By Emily Eveland
By Sarah Stanley-Ayre
By CP Staff
By Zach McCormick
By Jack Spencer
By Sarah Stanley-Ayre
By Rob van Alstyne
By Zach McCormick
The Day the Muzak Died
PEDESTRIANS AND BUS commuters using the sidewalk on Block E between 7:00 p.m. and 7:00 a.m. have been noticeably edgy and agitated in recent weeks following the loss of soothing, loudly amplified Muzak from nearby speakers. The constant nighttime soundtrack of classical and off-season Christmas music, normally blaring from above on the outskirts of the city-owned parking lots, fell silent sometime earlier this month and hadn't yet resumed at press time. When asked about the absence of "Jingle Bells" on the block, one downtown passerby commented that it made him feel "violent," while another worried aloud that the urge to break into nearby parked cars was growing too strong to suppress.
Reached by phone for an explanation, city of Minneapolis parking czar Tim Blazina says that transporting the Shubert Theater down the street from its old home at Eighth Street and Hennepin Avenue may have resulted in wires being cut, thus preventing the speakers from functioning. Many downtowners, however, claim to have heard Block E's comforting mood music since the big move--perhaps a lingering auditory hallucination--and profess a fear that a city policy shift may be under way. Blazina assures City Pages that, whatever caused the breakdown, the speakers will be up and running "any day now," providing much needed relief from the everyday stresses of downtown urban life. "It has a psychological soothing effect on people," he says. "Lots of studies have shown it."
Indeed, city governments from Seattle to Portland, Maine, as well as 7-Eleven convenience stores across the continent have used Muzak to soothe would-be loiterers right out of public spaces--the absence of foot traffic presumably making the urban nightscape safer and more comfortable for everyone. "Over the years we've had problems with large crowds gathering, gang activity, drug dealing," says Blazina of Block E. "We don't seem to have the violent problems we've had in the past."
One Minneapolis city official apparently unconcerned by the recent quieting of Block E is Anne Stahn of the city's environmental management office, which oversees noise pollution. In fact, Stahn was surprised to learn about the four-year-old Muzak-blasting policy. "I didn't know they had that," she says. "If it's causing a problem for people who work down there, or it's a public nuisance, we'll probably have to take it down." (Sonya Geis)
Local Rock, the Sitcom
DISPARAGING SCENESTERS HAVE sometimes called local music a joke, but now it's official: In January local cable-access will begin airing a weekly comedy series satirizing the Twin Cities rock scene with a show that creator Maureen O'Brien calls a cross between The Monkees and The Mary Tyler Moore Show. O'Brien says Rock and Roll Girl! will draw on her own experiences in the scene and those of the title star, Jennifer Weglarz, who fronted Girl Friday in the mid-Nineties. "It's about a woman who moves here from L.A. to make it in the music scene, only to find out it ended ten years ago," says O'Brien, who has lived in Minneapolis since 1989.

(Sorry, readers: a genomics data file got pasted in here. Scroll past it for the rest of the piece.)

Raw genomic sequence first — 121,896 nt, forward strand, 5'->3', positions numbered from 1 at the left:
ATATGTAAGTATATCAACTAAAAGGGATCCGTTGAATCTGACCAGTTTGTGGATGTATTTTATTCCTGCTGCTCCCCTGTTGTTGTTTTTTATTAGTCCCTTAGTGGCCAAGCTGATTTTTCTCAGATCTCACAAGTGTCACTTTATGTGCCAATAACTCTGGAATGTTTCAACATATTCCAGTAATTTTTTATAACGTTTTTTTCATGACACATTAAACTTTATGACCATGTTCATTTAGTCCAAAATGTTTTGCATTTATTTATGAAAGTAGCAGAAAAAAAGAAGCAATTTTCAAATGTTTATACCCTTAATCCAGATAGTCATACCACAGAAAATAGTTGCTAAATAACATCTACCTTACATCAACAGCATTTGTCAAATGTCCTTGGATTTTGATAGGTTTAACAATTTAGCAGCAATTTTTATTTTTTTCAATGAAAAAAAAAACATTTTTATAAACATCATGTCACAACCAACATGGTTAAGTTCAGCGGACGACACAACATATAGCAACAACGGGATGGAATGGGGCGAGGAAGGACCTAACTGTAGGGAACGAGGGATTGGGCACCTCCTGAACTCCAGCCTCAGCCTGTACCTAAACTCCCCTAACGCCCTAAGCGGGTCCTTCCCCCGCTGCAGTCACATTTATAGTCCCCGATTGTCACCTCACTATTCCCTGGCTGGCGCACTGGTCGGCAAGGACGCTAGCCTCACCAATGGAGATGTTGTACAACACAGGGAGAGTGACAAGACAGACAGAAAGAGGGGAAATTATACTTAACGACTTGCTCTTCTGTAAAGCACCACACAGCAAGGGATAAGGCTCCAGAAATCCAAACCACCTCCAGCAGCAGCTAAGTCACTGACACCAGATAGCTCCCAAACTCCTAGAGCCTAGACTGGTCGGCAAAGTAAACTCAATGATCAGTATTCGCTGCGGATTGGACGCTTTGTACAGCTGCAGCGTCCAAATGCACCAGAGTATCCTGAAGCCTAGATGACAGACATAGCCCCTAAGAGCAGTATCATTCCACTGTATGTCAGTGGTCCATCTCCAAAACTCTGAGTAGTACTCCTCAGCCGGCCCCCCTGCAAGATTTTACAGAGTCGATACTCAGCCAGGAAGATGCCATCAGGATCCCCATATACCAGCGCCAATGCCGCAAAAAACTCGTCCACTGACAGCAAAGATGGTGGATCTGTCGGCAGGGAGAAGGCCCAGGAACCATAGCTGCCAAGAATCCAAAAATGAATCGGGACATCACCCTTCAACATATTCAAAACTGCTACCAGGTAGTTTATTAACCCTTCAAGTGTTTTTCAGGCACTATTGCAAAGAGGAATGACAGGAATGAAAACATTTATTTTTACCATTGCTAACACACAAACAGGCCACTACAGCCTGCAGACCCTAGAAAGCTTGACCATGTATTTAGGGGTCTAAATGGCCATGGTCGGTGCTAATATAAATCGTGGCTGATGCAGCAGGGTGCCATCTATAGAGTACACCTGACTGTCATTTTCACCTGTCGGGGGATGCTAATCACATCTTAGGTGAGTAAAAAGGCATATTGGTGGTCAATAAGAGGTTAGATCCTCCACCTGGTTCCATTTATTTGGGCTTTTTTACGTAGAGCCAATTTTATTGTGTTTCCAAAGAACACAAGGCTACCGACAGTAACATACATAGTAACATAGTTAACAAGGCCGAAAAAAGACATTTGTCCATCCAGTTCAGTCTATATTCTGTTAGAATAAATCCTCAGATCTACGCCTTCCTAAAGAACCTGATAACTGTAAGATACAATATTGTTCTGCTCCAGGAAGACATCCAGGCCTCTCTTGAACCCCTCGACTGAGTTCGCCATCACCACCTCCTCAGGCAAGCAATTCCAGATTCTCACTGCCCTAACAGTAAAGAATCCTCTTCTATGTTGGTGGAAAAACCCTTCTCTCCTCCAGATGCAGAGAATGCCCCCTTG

Shot on location in local clubs and record stores (dubbed with names like Garage Odor and Acoustic Fetus), the ten-part series is still in the read-through stages, but the outlined plot will follow "Jen" in her climb from obscurity to near-obscurity--the series climaxes with a long-sought-after gig at the 7th Street Entry. Along the way, our heroine joins a band called the Meltaways and befriends its manager, Thurston Todd Moore, played by Minneapolis Sixth Ward council member Jim Niland. Todd is so inept at band handling that he can't book an in-store gig at his own record shop. In one scripted fit of desperation, he pounds on First Avenue's front door, cocks his head up at the second-floor office, and screams the last name of club manager Steve McClellan, Streetcar Named Desire-style. (McClellan says he hasn't yet agreed to play himself.)
Meanwhile, Jen finds a Rhoda figure in her scenester friend Stevie, played by local actress Elizabeth Nerud, and even digs up a Schneider figure (to mix our sitcom metaphors) in landlord Brett, played by Mighty Mofos frontman Bill Batson. O'Brien and company will raffle off a few roles in a fundraiser at Lee's Liquor Lounge on July 30, with the Mofos and Selby Tigers performing. Shooting starts in August. Anyone interested in reading for parts can send e-mail to O'Brien before July 6 at firstname.lastname@example.org. (Peter S. Scholtes)
Run to DMC
KNOWN IN LOCAL rap circles for his Cheshire Cat grin and drool-inspiring scratchwork, St. Paul hip-hop turntablist Gregory "Max" Keltgen--a.k.a. Abilities--took first place in a Cincinnati DJ competition held by the prominent Disco Mix Club (DMC) on June 5. The 19-year-old will go on to a nationwide championship in San Francisco on July 10, along with local DJ whiz IXL. From there, if successful, both will travel to New York for the world DMC competition held in September.
Abilities had already taken third in a 30-contestant Chicago showdown back in April, but he says he had never won a battle until the Ohio match, where he tested his record-juggling skills against 16 other fader-flickers. His MC partner in Sixth Sense, Mike Averill, a.k.a. Eyedea, says the gold-winner was visibly overwhelmed by the honor. "When they announced it, he had to walk around the block by himself for a minute," Averill says. For their SF trip, Sixth Sense plan to bring along local break dancers the Battlecats. (Peter S. Scholtes)